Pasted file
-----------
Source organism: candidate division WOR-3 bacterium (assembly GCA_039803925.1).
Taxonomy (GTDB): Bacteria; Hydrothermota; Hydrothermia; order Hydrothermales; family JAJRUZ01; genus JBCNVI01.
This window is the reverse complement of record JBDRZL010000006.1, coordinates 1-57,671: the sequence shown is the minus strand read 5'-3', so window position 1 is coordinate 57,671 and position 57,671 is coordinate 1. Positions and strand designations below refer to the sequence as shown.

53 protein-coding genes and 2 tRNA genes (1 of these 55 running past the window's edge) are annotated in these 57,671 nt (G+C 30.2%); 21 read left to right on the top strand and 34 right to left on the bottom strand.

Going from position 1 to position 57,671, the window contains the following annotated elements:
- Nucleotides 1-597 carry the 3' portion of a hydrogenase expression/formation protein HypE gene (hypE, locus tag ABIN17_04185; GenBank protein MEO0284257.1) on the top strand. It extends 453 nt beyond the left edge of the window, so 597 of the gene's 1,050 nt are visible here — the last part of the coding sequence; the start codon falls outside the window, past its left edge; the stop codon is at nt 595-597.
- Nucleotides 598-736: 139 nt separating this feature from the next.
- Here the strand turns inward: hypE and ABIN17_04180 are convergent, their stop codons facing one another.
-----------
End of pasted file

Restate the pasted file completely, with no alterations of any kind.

Source organism: candidate division WOR-3 bacterium (assembly GCA_039803925.1).
Taxonomy (GTDB): Bacteria; Hydrothermota; Hydrothermia; order Hydrothermales; family JAJRUZ01; genus JBCNVI01.
This window is the reverse complement of record JBDRZL010000006.1, coordinates 1-57,671: the sequence shown is the minus strand read 5'-3', so window position 1 is coordinate 57,671 and position 57,671 is coordinate 1. Positions and strand designations below refer to the sequence as shown.

53 protein-coding genes and 2 tRNA genes (1 of these 55 running past the window's edge) are annotated in these 57,671 nt (G+C 30.2%); 21 read left to right on the top strand and 34 right to left on the bottom strand.

Going from position 1 to position 57,671, the window contains the following annotated elements:
- Nucleotides 1-597 carry the 3' portion of a hydrogenase expression/formation protein HypE gene (hypE, locus tag ABIN17_04185; GenBank protein MEO0284257.1) on the top strand. It extends 453 nt beyond the left edge of the window, so 597 of the gene's 1,050 nt are visible here — the last part of the coding sequence; the start codon falls outside the window, past its left edge; the stop codon is at nt 595-597.
- Nucleotides 598-736: 139 nt separating this feature from the next.
- Here the strand turns inward: hypE and ABIN17_04180 are convergent, their stop codons facing one another.